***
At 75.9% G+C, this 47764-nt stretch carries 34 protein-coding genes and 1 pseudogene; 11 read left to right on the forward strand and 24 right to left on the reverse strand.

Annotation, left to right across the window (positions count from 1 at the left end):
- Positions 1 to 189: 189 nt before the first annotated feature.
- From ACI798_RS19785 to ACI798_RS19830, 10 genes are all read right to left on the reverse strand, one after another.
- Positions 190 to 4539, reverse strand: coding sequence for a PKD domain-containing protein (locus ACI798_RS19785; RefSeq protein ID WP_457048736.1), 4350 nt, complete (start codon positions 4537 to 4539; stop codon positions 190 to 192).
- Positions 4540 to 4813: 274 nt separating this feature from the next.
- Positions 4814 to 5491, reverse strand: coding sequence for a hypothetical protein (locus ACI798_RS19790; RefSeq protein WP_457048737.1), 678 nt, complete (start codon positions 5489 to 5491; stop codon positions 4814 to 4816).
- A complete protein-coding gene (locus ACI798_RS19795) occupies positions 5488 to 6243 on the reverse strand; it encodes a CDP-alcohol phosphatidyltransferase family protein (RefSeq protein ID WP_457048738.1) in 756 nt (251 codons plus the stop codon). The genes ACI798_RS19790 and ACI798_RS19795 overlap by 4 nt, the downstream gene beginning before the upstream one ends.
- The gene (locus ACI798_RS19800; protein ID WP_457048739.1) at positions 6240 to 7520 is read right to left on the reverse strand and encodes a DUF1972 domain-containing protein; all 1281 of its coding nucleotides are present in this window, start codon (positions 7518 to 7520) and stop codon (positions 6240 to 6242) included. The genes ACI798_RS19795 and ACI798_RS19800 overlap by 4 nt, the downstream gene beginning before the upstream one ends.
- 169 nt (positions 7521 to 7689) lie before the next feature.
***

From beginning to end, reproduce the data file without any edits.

At 75.9% G+C, this 47764-nt stretch carries 34 protein-coding genes and 1 pseudogene; 11 read left to right on the forward strand and 24 right to left on the reverse strand.

Annotation, left to right across the window (positions count from 1 at the left end):
- Positions 1 to 189: 189 nt before the first annotated feature.
- From ACI798_RS19785 to ACI798_RS19830, 10 genes are all read right to left on the reverse strand, one after another.
- Positions 190 to 4539, reverse strand: coding sequence for a PKD domain-containing protein (locus ACI798_RS19785; RefSeq protein ID WP_457048736.1), 4350 nt, complete (start codon positions 4537 to 4539; stop codon positions 190 to 192).
- Positions 4540 to 4813: 274 nt separating this feature from the next.
- Positions 4814 to 5491, reverse strand: coding sequence for a hypothetical protein (locus ACI798_RS19790; RefSeq protein WP_457048737.1), 678 nt, complete (start codon positions 5489 to 5491; stop codon positions 4814 to 4816).
- A complete protein-coding gene (locus ACI798_RS19795) occupies positions 5488 to 6243 on the reverse strand; it encodes a CDP-alcohol phosphatidyltransferase family protein (RefSeq protein ID WP_457048738.1) in 756 nt (251 codons plus the stop codon). The genes ACI798_RS19790 and ACI798_RS19795 overlap by 4 nt, the downstream gene beginning before the upstream one ends.
- The gene (locus ACI798_RS19800; protein ID WP_457048739.1) at positions 6240 to 7520 is read right to left on the reverse strand and encodes a DUF1972 domain-containing protein; all 1281 of its coding nucleotides are present in this window, start codon (positions 7518 to 7520) and stop codon (positions 6240 to 6242) included. The genes ACI798_RS19795 and ACI798_RS19800 overlap by 4 nt, the downstream gene beginning before the upstream one ends.
- 169 nt (positions 7521 to 7689) lie before the next feature.